In a sense, I was influenced by Après L’Ondée (1906). I love Guerlain fragrances, but I said to myself that, if I were to make Après L’Ondée today, it would be much lighter, airier, younger. Some pieces I wouldn’t use. So Paris started as an imagined Après L’Ondée. Obviously, in Après L’Ondée, you don’t have roses in the background, but I had the skeleton of a very creamy violet note. Then I worked on the rose to put with it.
That’s perfumer Sophia Grojsman talking about the genesis of Yves Saint Laurent Paris (from Michael Edwards’ Perfume Legends: French feminine fragrances, p. 200), her first fragrance. Paris debuted in 1983, and was the perfect fragrance for the time: I wore it, my mother wore it, some days it seemed like everyone wore it (and plenty of it, more about which below).
Paris opens fruity and bright and big, with a happy, optimistic air. The heart is lush, jammy roses softened by Grojsman’s “creamy violet note”. Yves Saint Laurent had reportedly chosen the name Paris and the color pink before the fragrance was developed, and yet while Paris speaks in pastel tones, the pastels are done in technicolor — it’s extraordinarily feminine, almost ironically so, and it’s entirely romantic, but there isn’t anything girly about it. It is effusive rather than retiring, and it’s the perfect match for the broad-shouldered, bright pink jacket (and the drive to Paris in the convertible with the two boys in the back) in the ad spot I posted last night.
Somewhere about an hour or so in, Paris’s bright pink sky starts to turn cloudy, and it is only then that a touch of Après L’Ondée’s wistfulness is evident. The sandalwood base in my rather old bottle has aged beautifully, and the light dusting of powder sets it off perfectly; wearing it last night after a long absence, I was struck by how gorgeous it is — I’d entirely forgotten. Still, Paris smells entirely of its time, so much so that I was startled to realize that Grojsman created Prescriptives Calyx only three short years later — Calyx could have come out yesterday and I’d be just as enthusiastic about it. Paris, well, I adore Paris but it isn’t something I’m likely to reach for today. Tania Sanchez, writing in Perfumes: The Guide, calls Paris a “brilliant, beautiful monster”, and advises the reader to “Buy it, but put it on at your peril”. It is quite true that Paris sprayed is now too much Paris, at least for me. I distinctly remember spraying Paris on with abandon back in the day, now, I can appreciate it easier when it has been decanted and dabbed.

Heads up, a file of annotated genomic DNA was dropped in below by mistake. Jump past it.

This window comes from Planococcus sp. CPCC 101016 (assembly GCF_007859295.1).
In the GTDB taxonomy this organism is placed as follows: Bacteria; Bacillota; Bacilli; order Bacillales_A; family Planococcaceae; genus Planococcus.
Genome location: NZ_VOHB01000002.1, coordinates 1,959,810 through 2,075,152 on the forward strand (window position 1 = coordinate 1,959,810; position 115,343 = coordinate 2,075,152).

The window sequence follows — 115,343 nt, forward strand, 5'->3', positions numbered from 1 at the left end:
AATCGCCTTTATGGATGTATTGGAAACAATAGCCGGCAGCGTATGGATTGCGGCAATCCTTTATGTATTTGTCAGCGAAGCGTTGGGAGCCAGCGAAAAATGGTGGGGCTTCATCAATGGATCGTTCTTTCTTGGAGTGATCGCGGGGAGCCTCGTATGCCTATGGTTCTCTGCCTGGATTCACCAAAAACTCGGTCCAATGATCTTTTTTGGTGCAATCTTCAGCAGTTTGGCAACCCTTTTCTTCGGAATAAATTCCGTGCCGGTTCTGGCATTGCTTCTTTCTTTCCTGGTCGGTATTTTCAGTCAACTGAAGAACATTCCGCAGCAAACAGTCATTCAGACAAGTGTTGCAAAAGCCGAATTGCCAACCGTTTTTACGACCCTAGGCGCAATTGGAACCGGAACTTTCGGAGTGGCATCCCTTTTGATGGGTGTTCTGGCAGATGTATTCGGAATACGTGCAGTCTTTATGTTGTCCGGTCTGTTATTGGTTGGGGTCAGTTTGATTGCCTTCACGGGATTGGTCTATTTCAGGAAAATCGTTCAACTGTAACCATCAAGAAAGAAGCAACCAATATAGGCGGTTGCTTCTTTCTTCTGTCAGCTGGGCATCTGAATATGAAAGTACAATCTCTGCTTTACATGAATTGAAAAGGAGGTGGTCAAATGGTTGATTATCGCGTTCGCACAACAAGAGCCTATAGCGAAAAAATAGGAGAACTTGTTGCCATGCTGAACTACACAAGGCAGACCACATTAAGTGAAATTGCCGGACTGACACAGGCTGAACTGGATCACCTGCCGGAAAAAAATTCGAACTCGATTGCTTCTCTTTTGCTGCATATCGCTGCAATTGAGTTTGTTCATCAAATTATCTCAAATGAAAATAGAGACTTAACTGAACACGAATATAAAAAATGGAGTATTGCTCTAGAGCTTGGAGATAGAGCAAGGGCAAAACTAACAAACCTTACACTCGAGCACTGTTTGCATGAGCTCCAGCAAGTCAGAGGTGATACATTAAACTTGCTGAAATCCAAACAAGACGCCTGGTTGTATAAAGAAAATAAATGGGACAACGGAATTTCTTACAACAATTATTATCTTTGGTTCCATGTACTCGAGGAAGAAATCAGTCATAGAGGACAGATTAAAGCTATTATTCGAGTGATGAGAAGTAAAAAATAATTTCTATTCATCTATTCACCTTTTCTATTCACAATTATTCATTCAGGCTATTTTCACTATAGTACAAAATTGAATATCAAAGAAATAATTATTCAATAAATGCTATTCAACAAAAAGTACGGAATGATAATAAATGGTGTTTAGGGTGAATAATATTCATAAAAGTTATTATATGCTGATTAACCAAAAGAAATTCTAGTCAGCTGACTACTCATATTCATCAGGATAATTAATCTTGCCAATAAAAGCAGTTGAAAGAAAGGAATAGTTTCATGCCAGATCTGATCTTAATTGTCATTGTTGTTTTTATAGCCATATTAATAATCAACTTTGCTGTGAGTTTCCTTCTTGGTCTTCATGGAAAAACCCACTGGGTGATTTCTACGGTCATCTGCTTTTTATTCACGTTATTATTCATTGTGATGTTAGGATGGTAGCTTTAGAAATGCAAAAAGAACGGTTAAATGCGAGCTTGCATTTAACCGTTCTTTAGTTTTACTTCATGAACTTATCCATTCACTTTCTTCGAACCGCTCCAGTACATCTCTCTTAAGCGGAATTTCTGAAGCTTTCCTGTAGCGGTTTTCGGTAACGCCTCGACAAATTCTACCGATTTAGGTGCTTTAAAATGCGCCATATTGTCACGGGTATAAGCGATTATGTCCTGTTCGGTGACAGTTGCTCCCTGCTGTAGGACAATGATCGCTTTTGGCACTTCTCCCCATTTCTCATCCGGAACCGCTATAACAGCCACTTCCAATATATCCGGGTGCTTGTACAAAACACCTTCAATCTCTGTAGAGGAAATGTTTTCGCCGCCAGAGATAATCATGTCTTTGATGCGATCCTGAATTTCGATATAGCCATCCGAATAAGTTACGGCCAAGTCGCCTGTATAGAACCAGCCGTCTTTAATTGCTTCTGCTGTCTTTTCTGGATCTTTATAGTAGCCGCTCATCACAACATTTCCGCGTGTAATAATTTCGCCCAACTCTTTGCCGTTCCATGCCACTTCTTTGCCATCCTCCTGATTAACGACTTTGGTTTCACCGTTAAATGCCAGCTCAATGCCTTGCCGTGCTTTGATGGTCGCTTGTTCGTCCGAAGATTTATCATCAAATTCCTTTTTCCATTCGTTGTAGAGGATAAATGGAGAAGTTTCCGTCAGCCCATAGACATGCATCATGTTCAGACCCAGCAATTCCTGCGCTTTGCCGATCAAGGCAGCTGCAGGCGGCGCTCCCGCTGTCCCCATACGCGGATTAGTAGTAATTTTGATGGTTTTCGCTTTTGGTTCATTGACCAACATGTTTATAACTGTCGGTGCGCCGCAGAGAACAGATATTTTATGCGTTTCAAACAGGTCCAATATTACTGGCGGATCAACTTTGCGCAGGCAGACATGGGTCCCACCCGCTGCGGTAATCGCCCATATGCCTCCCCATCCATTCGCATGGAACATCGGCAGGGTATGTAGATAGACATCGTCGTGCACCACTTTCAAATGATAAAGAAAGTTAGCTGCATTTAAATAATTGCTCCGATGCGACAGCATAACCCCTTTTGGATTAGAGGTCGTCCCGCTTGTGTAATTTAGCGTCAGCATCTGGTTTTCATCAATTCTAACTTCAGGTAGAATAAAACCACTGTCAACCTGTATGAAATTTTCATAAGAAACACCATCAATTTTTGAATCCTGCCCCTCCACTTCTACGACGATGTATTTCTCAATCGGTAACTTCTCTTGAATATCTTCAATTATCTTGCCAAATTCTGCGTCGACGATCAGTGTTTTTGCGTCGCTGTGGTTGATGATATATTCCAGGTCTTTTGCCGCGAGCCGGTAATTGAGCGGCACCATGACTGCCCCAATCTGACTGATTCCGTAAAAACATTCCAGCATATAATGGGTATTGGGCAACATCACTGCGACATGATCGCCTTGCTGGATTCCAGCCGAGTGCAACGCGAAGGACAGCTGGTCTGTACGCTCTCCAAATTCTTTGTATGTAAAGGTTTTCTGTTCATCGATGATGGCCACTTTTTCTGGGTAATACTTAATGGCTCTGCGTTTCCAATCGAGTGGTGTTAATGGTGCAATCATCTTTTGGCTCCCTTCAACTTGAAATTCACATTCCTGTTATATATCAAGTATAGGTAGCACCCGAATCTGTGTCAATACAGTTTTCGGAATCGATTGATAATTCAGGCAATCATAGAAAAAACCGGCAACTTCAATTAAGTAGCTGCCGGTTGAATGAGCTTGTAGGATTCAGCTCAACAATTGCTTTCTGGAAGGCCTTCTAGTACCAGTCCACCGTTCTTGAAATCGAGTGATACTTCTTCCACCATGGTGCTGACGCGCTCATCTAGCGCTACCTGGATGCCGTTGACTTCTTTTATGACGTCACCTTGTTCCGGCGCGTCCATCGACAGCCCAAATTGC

I’ve only tried a few of the limited edition Paris flankers (a new one generally rolls out every year; the latest is Paris Pont des Amours), but those I’ve smelled have mostly been lighter, fruitier, and girlier than the parent, and some women may find them easier to wear.
Yves Saint Laurent Paris has notes of mimosa, geranium, bergamot, mayflower, hawthorn, juniper, Damascus rose, May rose, violet, sandalwood, iris, amber and musk. It is available in Eau de Toilette and Eau de Parfum
Note: image via Parfum de Pub.